25. At the start of the fact-finding hearing on 8 May 2018, the index to the bundle showed that, in addition to the expert reports disclosed by the police and the transcripts of the interviews with the mother and the father, there were some 800 pages of police witness statements and miscellaneous disclosure in the court bundle. By the end of the hearing, approximately another 900 pages of witness statements and miscellaneous disclosure had been made available to the court by the police.

26. On day five of the hearing I was told that the police had failed to disclose a statement from the social worker about the mother's handling of Z during contact. This was plainly relevant to the issues in the case. The Detective Inspector attended court the following day to liaise with counsel and, on the following two days, the SIO together with another officer attended court to assist in identifying whether the police held relevant material that had not been disclosed. The statement provided by the SIO recorded that, upon viewing the disclosure bundles provided to the local authority during the course of the investigation and comparing this to the volume of documentation recorded on the police case management system, it became apparent that there might be other documents that had some bearing or relevance to the proceedings that had not been disclosed. As a result of that review process undertaken by the police in conjunction with counsel, a significant amount of additional material was disclosed to the parties, that process being completed by day nine of the hearing.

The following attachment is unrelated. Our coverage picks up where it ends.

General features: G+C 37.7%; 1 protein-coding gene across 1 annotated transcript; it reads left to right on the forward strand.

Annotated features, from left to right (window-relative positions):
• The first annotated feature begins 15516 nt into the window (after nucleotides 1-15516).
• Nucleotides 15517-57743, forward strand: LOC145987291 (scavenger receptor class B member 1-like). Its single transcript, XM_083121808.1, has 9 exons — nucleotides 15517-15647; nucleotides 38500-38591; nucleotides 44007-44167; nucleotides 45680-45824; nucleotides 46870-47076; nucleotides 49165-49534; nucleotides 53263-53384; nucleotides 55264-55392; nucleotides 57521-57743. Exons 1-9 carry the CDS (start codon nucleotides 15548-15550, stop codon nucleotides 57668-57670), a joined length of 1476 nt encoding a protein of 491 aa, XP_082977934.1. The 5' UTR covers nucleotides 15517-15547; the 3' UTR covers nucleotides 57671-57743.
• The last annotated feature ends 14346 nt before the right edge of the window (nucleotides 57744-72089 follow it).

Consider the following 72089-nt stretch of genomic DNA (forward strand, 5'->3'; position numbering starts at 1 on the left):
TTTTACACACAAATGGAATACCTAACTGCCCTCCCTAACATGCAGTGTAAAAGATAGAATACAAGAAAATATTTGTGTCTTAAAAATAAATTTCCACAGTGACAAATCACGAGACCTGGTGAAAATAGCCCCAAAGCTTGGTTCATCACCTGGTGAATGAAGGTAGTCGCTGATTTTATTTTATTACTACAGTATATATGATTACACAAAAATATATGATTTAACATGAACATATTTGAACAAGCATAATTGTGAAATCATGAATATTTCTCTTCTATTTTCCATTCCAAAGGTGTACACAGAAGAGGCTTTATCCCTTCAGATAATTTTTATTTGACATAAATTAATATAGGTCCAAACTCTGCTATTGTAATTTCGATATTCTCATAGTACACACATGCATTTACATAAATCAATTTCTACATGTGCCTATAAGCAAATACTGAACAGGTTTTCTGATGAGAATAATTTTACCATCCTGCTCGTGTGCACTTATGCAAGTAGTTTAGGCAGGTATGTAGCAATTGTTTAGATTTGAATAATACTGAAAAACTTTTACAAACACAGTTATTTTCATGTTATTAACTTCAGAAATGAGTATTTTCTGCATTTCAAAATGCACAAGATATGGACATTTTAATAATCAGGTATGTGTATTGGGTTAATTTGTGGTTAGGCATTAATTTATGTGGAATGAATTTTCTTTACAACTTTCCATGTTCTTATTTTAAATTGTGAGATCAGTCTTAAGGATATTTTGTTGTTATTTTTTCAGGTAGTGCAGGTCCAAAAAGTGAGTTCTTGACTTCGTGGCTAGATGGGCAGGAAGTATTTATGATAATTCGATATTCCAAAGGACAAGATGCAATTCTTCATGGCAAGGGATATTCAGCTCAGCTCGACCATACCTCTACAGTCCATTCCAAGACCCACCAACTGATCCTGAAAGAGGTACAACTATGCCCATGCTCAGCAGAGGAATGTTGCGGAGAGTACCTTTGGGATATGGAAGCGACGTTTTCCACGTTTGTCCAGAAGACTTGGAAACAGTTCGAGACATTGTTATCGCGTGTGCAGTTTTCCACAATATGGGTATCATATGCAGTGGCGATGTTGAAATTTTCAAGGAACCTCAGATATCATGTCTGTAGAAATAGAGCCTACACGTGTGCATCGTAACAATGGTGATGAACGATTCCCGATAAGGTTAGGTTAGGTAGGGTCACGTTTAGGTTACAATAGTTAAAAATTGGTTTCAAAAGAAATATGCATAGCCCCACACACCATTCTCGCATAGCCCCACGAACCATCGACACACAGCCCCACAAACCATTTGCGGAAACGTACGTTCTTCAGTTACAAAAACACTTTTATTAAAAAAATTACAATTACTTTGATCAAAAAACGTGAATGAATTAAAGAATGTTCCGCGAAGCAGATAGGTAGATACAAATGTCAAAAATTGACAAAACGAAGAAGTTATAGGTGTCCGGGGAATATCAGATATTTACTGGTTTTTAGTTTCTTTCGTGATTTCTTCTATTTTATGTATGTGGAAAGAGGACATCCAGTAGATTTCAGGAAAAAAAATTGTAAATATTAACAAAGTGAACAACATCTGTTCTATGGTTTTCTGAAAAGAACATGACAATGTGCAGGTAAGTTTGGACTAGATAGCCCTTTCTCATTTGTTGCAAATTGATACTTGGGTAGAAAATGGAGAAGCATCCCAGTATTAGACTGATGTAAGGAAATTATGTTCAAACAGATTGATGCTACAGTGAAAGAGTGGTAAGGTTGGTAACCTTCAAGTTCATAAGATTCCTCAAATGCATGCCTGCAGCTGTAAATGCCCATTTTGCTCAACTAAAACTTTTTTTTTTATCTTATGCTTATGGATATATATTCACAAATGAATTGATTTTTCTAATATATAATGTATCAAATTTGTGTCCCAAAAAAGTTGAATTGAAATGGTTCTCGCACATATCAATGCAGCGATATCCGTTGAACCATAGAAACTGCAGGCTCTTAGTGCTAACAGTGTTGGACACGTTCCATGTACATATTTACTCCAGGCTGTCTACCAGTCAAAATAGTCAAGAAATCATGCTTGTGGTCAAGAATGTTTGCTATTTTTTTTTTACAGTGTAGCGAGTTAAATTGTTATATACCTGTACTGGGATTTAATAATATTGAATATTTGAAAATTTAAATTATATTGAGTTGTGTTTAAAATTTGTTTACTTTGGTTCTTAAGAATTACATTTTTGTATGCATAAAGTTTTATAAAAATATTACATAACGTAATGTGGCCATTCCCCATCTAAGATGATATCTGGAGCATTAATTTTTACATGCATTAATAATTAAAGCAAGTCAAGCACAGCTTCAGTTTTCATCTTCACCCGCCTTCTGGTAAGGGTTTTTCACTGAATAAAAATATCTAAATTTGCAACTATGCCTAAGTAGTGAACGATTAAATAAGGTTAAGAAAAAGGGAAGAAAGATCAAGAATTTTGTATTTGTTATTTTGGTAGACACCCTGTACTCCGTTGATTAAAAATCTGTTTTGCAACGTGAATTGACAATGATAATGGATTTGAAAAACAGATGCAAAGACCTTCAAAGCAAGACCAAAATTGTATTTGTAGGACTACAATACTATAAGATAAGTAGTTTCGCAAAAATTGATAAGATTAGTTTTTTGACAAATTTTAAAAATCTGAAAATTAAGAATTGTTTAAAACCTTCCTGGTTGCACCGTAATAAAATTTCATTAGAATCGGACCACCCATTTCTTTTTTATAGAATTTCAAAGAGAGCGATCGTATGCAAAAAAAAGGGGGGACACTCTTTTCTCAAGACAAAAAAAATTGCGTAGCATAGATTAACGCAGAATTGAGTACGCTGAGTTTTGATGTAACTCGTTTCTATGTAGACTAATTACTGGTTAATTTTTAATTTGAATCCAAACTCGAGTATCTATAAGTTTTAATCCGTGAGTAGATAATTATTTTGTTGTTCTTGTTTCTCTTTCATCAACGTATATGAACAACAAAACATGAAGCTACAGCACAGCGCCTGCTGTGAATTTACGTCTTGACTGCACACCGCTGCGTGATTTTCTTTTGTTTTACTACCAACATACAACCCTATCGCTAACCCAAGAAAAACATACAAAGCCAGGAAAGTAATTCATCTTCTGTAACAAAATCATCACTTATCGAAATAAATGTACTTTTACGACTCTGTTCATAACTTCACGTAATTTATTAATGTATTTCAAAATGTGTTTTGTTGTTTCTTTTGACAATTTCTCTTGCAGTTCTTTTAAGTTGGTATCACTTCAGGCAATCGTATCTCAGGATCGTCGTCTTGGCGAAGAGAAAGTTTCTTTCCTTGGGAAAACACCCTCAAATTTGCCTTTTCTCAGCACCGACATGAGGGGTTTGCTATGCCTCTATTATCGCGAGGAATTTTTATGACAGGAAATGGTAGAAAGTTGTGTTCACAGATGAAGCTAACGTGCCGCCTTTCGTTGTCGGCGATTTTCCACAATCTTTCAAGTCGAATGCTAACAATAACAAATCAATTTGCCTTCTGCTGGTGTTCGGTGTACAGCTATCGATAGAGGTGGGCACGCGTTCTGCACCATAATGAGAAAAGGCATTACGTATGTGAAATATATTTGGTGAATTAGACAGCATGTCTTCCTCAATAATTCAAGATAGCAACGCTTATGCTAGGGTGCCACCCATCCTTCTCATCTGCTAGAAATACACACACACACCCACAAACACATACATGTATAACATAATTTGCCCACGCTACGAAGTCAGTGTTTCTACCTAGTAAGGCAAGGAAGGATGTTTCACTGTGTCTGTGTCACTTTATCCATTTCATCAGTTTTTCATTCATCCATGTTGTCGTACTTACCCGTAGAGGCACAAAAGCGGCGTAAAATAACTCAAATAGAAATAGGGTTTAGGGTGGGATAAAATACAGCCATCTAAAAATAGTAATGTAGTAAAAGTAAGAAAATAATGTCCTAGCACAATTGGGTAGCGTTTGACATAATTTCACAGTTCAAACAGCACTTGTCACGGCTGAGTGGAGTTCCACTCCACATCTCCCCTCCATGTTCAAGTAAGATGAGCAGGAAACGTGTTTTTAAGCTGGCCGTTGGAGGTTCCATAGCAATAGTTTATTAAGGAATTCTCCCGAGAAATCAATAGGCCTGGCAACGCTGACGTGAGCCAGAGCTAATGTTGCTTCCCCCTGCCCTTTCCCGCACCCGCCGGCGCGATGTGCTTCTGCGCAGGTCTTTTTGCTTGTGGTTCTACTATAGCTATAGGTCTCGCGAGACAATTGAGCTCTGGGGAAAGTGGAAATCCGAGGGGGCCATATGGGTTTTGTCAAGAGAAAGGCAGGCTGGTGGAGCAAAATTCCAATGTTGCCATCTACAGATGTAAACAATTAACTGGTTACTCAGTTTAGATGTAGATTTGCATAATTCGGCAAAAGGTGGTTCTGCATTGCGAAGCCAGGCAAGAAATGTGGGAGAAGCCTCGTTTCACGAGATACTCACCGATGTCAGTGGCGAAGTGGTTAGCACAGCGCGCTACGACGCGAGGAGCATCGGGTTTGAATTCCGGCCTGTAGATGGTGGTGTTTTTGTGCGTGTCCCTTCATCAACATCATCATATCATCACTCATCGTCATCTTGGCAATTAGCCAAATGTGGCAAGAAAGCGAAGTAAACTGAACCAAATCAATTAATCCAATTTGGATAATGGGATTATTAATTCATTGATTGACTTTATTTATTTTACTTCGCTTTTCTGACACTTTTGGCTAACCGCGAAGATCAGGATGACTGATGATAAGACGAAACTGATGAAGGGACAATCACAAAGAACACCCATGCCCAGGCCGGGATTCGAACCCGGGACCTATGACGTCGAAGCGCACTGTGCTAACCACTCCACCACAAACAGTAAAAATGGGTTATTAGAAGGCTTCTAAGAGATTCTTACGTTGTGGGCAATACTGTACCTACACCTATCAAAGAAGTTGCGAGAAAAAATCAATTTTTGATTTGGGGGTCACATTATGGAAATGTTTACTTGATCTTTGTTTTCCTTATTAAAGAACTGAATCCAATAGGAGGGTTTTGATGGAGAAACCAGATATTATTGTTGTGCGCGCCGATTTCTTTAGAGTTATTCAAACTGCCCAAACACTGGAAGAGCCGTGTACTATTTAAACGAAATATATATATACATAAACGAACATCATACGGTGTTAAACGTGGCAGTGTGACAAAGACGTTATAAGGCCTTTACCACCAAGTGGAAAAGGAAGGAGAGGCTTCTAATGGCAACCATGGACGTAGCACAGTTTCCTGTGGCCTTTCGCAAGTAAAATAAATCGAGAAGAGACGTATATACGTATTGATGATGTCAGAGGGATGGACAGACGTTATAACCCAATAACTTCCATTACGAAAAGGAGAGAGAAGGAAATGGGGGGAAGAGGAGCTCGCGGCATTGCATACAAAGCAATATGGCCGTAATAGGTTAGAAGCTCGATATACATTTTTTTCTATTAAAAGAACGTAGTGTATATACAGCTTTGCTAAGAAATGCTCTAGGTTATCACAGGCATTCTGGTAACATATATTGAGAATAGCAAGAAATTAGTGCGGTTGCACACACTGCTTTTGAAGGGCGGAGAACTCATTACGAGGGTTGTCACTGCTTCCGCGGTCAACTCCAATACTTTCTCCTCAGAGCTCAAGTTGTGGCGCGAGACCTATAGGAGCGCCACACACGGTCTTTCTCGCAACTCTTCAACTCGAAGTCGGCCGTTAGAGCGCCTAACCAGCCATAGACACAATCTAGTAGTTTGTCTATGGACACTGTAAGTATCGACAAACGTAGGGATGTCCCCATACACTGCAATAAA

DISCUSSION